Windows or Android?

I am putting together a series of short blog articles, to help advise people on their buying choices. At the end of the series, I am going to put together a guide.

If your shopping for a smart phone, or a tablet, one question you may be faced with is which is better, Windows or Android?

Every OS has its advantages and disadvantages. They exist on a spectrum in a way. So what is good for one person, may not be for another.

Android is an OS, that is highly touch optimized. The devices come in high-end, and budget varieties. There is a volume of apps that is only paralleled by iOS. It’s a very easy OS to use, with a wide variety of apps, and it is cheaper and more customizable than iOS. More than customization, because it is based on Linux, there is a little more power in it. One can for example, run a commandline in Android.

On the downside, a lot of software, paid or free on touch platforms like Android or iOS are not so great. Indeed because the majority of users –¬†few of them pay for software, and often their needs and expectations for such software are much lower than with desktop OS’s, we get software like freemium software, that is equal parts irritation and satisfaction, with the satisfaction sometimes not being so great.

Windows 8.1 is an OS that is slightly less touch optimized. While the live tiles screen offers a very easy mode of use, and the windows store many touch optimized apps, the real power of Windows lies in where it bridges with the desktop. There are less touch apps, by a large amount. Compensating for this slightly, is the fact that what apps exist, are reasonably high caliber.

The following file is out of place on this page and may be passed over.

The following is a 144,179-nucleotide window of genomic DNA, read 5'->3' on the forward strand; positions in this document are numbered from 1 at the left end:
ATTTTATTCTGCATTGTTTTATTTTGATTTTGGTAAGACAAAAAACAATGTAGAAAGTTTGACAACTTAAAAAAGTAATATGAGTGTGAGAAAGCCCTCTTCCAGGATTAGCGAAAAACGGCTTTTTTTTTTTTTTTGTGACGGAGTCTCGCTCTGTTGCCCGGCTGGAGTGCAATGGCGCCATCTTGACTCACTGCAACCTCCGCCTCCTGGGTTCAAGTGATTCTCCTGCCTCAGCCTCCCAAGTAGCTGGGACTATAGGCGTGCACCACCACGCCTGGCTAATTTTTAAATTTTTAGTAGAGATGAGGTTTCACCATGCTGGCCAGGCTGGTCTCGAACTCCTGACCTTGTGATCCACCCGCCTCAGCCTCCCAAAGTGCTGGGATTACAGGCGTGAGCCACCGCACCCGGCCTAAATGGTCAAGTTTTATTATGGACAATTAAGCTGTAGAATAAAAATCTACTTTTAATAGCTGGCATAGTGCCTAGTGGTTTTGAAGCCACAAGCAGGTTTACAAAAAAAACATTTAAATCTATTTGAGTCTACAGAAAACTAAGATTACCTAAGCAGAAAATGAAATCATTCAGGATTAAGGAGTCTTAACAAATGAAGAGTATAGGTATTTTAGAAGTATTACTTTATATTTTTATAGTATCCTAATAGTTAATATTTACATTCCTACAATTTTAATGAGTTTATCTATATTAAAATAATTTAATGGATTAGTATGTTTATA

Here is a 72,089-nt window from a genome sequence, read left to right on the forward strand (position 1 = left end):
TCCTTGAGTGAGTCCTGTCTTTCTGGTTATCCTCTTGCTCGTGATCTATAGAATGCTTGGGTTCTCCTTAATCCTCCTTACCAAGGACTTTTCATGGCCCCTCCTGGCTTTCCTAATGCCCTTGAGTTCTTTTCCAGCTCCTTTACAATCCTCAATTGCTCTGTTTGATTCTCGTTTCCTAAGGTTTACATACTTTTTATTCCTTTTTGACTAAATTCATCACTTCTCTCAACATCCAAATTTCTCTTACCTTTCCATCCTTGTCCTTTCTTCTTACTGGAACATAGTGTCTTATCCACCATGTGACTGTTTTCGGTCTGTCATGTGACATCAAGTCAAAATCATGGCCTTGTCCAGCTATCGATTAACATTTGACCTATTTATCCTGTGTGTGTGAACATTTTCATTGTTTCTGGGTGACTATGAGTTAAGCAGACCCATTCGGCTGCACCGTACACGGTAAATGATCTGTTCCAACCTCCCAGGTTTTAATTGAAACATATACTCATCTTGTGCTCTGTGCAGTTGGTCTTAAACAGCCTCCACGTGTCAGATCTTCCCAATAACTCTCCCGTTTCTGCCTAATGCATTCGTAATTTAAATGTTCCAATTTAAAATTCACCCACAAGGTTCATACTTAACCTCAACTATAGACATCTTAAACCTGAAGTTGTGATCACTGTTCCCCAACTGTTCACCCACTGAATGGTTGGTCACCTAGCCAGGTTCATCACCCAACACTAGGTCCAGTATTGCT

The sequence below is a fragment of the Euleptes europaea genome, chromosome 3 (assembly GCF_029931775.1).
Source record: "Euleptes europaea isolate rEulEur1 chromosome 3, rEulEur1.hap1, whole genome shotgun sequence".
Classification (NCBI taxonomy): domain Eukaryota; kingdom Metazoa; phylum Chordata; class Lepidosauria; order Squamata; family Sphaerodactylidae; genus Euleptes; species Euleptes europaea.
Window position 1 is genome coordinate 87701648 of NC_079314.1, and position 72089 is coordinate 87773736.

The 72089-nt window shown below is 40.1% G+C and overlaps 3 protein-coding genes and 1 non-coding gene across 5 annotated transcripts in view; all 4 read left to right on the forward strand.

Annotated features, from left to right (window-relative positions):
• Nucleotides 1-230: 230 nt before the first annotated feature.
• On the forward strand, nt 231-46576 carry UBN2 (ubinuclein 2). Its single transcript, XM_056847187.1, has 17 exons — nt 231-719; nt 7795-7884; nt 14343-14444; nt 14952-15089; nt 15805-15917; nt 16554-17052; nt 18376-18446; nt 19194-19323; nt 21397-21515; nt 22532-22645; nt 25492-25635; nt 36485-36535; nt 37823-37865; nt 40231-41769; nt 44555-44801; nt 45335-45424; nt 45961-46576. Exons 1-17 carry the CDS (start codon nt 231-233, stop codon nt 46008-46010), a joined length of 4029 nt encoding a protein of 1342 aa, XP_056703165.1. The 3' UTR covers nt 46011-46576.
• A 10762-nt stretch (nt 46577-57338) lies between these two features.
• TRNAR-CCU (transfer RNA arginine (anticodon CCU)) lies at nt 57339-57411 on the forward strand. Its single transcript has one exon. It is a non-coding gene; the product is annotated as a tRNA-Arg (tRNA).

However, the paid desktop software is of a caliber that does not even compare with most touch based software. There is a power in Windows. You can automatically detect and printer to a network printer, plug in a vast range of peripherals, either wired or by wifi or bluetooth. The software has the power to do things, that pretty much nothing in the Apple store for iOS or the Google Play store can manage. Games won’t ask you to constantly pay more money. They have depth. And you can run specialist desktop software – emulators, terminal software, databases and more. The browser can be unlike many in Android, fully featured, it can run all the Java, Quicktime and other code on a full website.

Ultimately the choice between the two will come down to how much ‘power’ you need, as a user in your software, and whether that needs to be strongly touch optimized. If you are primarily looking for basic browsing, social media apps, and want the device to intergrate those services simply and well, Android is the go to OS. Its refined for the purpose. If offers good customization, compatibility and price compared with iOS, and yet has similar advantages.

If you are after a device with the potential for broader uses, or more software power, such as using it at the office, or for study, or for applications like music, or gaming (Keeping in mind that for many such games, they will need to be a bit older and you may need a gaming controller, keyboard or mouse -I’ll have a nice gaming bracket soon btw) – you might consider a Windows device.

Each OS suits a different style of use. However we may also have to watch this space. Windows 10, out very soon, promises to be further touch optimized, and offers a universal app platform that may drive developers away from OS specific software. And this may minimize some of the differences.